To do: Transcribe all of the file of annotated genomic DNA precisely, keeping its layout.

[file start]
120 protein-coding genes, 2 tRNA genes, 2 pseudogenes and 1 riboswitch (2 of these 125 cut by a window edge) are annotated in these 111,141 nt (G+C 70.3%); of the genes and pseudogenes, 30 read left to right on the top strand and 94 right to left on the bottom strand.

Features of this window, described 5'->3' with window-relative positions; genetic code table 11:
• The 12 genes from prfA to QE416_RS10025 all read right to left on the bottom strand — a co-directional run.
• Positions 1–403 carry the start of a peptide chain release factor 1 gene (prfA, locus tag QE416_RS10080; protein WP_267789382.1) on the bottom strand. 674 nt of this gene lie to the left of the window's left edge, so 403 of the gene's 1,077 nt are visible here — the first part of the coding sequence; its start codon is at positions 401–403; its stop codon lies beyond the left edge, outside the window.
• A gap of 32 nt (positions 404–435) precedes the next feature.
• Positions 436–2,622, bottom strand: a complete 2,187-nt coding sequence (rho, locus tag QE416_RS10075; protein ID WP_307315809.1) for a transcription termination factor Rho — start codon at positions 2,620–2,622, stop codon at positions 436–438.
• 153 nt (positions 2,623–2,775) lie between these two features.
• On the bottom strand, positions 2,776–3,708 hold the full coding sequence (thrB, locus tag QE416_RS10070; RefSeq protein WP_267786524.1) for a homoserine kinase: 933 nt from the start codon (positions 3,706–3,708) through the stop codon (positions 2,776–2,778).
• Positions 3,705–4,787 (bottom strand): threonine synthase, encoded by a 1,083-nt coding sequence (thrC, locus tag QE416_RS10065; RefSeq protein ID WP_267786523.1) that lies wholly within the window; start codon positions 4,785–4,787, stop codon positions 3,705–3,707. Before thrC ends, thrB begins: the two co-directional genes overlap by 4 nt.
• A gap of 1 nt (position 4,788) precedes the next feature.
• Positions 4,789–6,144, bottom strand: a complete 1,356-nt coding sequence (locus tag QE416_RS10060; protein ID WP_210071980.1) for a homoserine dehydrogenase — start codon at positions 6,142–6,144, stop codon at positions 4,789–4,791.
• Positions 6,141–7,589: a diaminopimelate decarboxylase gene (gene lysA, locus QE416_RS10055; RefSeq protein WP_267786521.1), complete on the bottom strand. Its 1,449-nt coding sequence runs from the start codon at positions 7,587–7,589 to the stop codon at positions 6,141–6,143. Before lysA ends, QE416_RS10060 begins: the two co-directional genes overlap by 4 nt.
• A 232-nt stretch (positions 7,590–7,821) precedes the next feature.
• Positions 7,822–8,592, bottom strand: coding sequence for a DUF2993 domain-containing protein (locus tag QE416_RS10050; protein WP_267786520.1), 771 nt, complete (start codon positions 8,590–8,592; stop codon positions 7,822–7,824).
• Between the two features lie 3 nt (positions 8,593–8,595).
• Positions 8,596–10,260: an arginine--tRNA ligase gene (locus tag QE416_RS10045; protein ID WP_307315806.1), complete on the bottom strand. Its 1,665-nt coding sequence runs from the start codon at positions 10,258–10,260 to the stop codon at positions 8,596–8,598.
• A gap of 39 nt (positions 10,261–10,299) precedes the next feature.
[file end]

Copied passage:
120 protein-coding genes, 2 tRNA genes, 2 pseudogenes and 1 riboswitch (2 of these 125 cut by a window edge) are annotated in these 111,141 nt (G+C 70.3%); of the genes and pseudogenes, 30 read left to right on the top strand and 94 right to left on the bottom strand.

Features of this window, described 5'->3' with window-relative positions; genetic code table 11:
• The 12 genes from prfA to QE416_RS10025 all read right to left on the bottom strand — a co-directional run.
• Positions 1–403 carry the start of a peptide chain release factor 1 gene (prfA, locus tag QE416_RS10080; protein WP_267789382.1) on the bottom strand. 674 nt of this gene lie to the left of the window's left edge, so 403 of the gene's 1,077 nt are visible here — the first part of the coding sequence; its start codon is at positions 401–403; its stop codon lies beyond the left edge, outside the window.
• A gap of 32 nt (positions 404–435) precedes the next feature.
• Positions 436–2,622, bottom strand: a complete 2,187-nt coding sequence (rho, locus tag QE416_RS10075; protein ID WP_307315809.1) for a transcription termination factor Rho — start codon at positions 2,620–2,622, stop codon at positions 436–438.
• 153 nt (positions 2,623–2,775) lie between these two features.
• On the bottom strand, positions 2,776–3,708 hold the full coding sequence (thrB, locus tag QE416_RS10070; RefSeq protein WP_267786524.1) for a homoserine kinase: 933 nt from the start codon (positions 3,706–3,708) through the stop codon (positions 2,776–2,778).
• Positions 3,705–4,787 (bottom strand): threonine synthase, encoded by a 1,083-nt coding sequence (thrC, locus tag QE416_RS10065; RefSeq protein ID WP_267786523.1) that lies wholly within the window; start codon positions 4,785–4,787, stop codon positions 3,705–3,707. Before thrC ends, thrB begins: the two co-directional genes overlap by 4 nt.
• A gap of 1 nt (position 4,788) precedes the next feature.
• Positions 4,789–6,144, bottom strand: a complete 1,356-nt coding sequence (locus tag QE416_RS10060; protein ID WP_210071980.1) for a homoserine dehydrogenase — start codon at positions 6,142–6,144, stop codon at positions 4,789–4,791.
• Positions 6,141–7,589: a diaminopimelate decarboxylase gene (gene lysA, locus QE416_RS10055; RefSeq protein WP_267786521.1), complete on the bottom strand. Its 1,449-nt coding sequence runs from the start codon at positions 7,587–7,589 to the stop codon at positions 6,141–6,143. Before lysA ends, QE416_RS10060 begins: the two co-directional genes overlap by 4 nt.
• A 232-nt stretch (positions 7,590–7,821) precedes the next feature.
• Positions 7,822–8,592, bottom strand: coding sequence for a DUF2993 domain-containing protein (locus tag QE416_RS10050; protein WP_267786520.1), 771 nt, complete (start codon positions 8,590–8,592; stop codon positions 7,822–7,824).
• Between the two features lie 3 nt (positions 8,593–8,595).
• Positions 8,596–10,260: an arginine--tRNA ligase gene (locus tag QE416_RS10045; protein ID WP_307315806.1), complete on the bottom strand. Its 1,665-nt coding sequence runs from the start codon at positions 10,258–10,260 to the stop codon at positions 8,596–8,598.
• A gap of 39 nt (positions 10,261–10,299) precedes the next feature.